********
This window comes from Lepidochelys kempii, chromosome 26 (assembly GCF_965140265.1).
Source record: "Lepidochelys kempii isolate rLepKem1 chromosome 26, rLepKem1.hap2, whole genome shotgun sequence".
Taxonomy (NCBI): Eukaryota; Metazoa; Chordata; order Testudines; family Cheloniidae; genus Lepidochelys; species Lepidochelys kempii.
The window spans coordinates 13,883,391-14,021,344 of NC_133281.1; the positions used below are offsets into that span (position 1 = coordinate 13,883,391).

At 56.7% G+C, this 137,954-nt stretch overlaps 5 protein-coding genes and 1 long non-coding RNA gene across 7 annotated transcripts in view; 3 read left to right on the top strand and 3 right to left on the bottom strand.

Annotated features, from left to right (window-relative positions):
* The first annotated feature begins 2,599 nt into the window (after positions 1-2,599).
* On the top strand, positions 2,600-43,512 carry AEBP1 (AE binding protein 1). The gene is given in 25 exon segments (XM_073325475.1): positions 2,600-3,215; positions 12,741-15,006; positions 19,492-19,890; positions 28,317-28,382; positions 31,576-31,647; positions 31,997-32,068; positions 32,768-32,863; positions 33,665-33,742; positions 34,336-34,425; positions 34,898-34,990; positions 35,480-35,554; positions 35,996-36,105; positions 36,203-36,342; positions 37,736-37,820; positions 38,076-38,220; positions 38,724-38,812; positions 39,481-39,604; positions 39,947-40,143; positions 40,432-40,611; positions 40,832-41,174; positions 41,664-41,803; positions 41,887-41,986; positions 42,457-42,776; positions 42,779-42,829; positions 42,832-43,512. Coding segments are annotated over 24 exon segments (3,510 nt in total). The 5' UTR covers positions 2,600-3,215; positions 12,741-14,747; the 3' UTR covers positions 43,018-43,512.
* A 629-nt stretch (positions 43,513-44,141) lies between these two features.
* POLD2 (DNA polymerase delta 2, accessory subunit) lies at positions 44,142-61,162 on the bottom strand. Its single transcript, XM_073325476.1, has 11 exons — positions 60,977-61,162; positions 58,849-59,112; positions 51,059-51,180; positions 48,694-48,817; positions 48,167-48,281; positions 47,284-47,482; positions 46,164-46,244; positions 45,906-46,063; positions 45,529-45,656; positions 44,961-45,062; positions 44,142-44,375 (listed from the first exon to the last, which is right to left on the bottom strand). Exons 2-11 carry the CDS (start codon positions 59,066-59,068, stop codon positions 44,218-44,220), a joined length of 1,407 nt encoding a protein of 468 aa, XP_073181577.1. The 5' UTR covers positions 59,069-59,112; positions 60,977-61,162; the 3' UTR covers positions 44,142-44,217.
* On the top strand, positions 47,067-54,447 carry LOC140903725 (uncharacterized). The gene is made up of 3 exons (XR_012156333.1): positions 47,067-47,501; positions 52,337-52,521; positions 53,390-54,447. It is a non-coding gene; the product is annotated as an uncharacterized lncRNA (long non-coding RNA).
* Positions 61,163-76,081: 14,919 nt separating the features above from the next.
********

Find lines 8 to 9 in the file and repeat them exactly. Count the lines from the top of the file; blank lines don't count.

* On the top strand, positions 2,600-43,512 carry AEBP1 (AE binding protein 1). The gene is given in 25 exon segments (XM_073325475.1): positions 2,600-3,215; positions 12,741-15,006; positions 19,492-19,890; positions 28,317-28,382; positions 31,576-31,647; positions 31,997-32,068; positions 32,768-32,863; positions 33,665-33,742; positions 34,336-34,425; positions 34,898-34,990; positions 35,480-35,554; positions 35,996-36,105; positions 36,203-36,342; positions 37,736-37,820; positions 38,076-38,220; positions 38,724-38,812; positions 39,481-39,604; positions 39,947-40,143; positions 40,432-40,611; positions 40,832-41,174; positions 41,664-41,803; positions 41,887-41,986; positions 42,457-42,776; positions 42,779-42,829; positions 42,832-43,512. Coding segments are annotated over 24 exon segments (3,510 nt in total). The 5' UTR covers positions 2,600-3,215; positions 12,741-14,747; the 3' UTR covers positions 43,018-43,512.
* A 629-nt stretch (positions 43,513-44,141) lies between these two features.